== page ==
ERBIL, Kurdistan Region – Hungary has defended their record caring for asylum-seekers within their borders after Rudaw’s report
of Kurdish refugees in camps in Hungary pleading for help.
“Using the phrase ‘detaining migrants’ is a bit offensive for me,” Dr. Csaba Vezekényi, Hungarian Consul General to the Kurdistan Region, told Rudaw English when describing his country’s policies for processing asylum claims.
Camps where asylum claimants are being held are “transit camps” for people who have entered the country illegally, he explained, and they are free to leave the camps and return to the country from where they had entered Hungary, such as Serbia.
Hungary has received asylum-seekers from 82 countries since September 2015, many without identity documents.
“I know that 99 percent of the immigrants are victims. And one percent, maybe even less, are terrorists,” said Vezekényi. “But we cannot afford to let them in without security checks.”
He said that what Hungary is doing is the same as what the Peshmerga and Asayesh do on their own borders.
In the transit camps, the asylum-seekers can submit claims for protection, which are processed within 30 days. If there are problems with the paperwork or difficulties confirming the asylum-seeker’s identity, the process may be extended for an additional 30 days, Vezekényi explained.
In the camps, they have provided sport facilities, medical treatment, food, sanitation, and are working to install wifi and TVs. There are no education facilities because the camps are meant to house people only for short periods of time.
Unaccompanied minors are not sent to the camps but are cared for within the Hungarian social system, the same system that cares for Hungarian orphans, he said.
Hungary has come under fire from human rights groups for their treatment of asylum-seekers.
A new law establishing the transit camps, in practice “means that every asylum-seeker, including children, will be detained in shipping containers surrounded by high razor fence at the border for extended periods of time,” said Cecile Pouilly, spokesperson for the UN’s refugee agency, in March.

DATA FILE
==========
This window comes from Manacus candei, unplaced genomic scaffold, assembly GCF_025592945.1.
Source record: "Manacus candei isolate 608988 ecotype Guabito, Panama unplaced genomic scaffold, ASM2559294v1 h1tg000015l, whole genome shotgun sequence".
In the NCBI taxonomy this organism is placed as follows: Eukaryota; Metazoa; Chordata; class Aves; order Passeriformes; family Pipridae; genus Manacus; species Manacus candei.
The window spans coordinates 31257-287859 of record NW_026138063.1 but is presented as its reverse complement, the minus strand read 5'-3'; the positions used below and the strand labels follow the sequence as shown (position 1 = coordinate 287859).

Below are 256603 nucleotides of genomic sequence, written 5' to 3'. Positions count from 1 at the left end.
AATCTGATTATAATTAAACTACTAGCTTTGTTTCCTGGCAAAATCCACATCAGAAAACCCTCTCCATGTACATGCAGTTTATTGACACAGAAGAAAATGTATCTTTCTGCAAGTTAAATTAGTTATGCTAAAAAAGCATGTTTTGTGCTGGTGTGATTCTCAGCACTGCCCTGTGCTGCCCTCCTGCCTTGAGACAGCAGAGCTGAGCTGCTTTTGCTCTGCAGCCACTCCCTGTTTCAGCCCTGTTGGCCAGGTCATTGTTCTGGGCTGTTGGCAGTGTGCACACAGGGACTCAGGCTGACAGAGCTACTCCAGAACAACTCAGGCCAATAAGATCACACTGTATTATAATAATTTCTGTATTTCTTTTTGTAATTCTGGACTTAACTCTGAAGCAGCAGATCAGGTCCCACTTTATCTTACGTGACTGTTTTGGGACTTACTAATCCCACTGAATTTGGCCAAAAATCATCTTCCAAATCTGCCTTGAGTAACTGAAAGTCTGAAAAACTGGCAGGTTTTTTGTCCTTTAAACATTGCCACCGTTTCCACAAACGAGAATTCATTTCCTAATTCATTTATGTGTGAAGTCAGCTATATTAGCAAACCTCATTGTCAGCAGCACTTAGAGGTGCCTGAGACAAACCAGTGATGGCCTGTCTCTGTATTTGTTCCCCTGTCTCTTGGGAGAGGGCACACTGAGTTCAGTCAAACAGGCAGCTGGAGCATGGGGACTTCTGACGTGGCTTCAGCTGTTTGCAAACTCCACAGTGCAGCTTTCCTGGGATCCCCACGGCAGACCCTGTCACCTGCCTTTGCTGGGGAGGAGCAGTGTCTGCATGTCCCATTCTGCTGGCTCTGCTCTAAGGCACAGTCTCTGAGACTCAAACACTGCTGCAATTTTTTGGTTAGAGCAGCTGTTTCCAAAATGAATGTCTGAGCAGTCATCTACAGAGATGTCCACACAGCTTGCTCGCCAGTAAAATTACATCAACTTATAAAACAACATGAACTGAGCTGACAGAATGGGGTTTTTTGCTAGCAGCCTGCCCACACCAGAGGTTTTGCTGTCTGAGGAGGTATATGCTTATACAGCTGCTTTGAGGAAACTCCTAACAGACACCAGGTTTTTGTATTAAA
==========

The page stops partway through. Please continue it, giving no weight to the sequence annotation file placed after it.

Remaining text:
Of the asylum-seekers who enter Hungary, “less than 10 percent would like to stay,” Vezekényi said, noting that most want to make their ways to countries such as Germany and Sweden.
Europe has been struggling to deal with large numbers of migrants and asylum-seekers.
“We estimate that, even in the best scenario, 30-35 million people are thinking of leaving their homeland and going to Europe, from the Middle East and Africa,” the consul said, adding that this estimate is in line with UN figures. “We don’t need to import problems with huge numbers of refugees and migrants. We have to provide them help to live in peace and dignity in their homeland.”
Hungary has several programs in the Kurdistan Region to help Syrian refugees and Iraqi internally displaced persons (IDPs).
“In our modest way, we try to support the Kurdistan Region on as many levels as we can,” said Vezekényi.
Hungary’s development programs focus on supporting small and medium-sized businesses, and education.
The Hungarian government opened a line of credit, with a starting value of $20 million, in order to provide low interest loans. A Hungarian NGO is opening offices in Duhok, Erbil, and Sulaimani to support small and medium-sized businesses in a program that should begin operations within weeks, he explained.
“The idea behind it is that, with the support of the host communities, the people of Kurdistan who are hosting 1.8mn IDPs and refugees, maybe they will be able to employ IDPs and refugees in their own businesses.”
The Hungarian government is also funding the construction of a secondary school for refugees and IDPs in Erbil. The €600,000 project is under construction and will open in September, in time for the next academic year.
They are also in discussion with Chaldean church leaders to assist in the reconstruction of the Christian town of Tel Skof, north of Mosul.
As a member of the global anti-ISIS coalition, Hungary has provided millions of rounds of ammunition and medical treatment for injured Peshmerga.
Hungary recently renewed its military commitment for another two years.
“We truly think that the coalition forces have to remain in the Kurdistan Region and we have to provide a different type of training, not just for the Peshmerga but even for the different police and other security service members. Why do we think that? Because even with the termination of Daesh [ISIS], the ideology will not disappear. Some of the political problems will remain. And maybe the opportunity will be used by some of the extremist groups,” explained Vezekényi.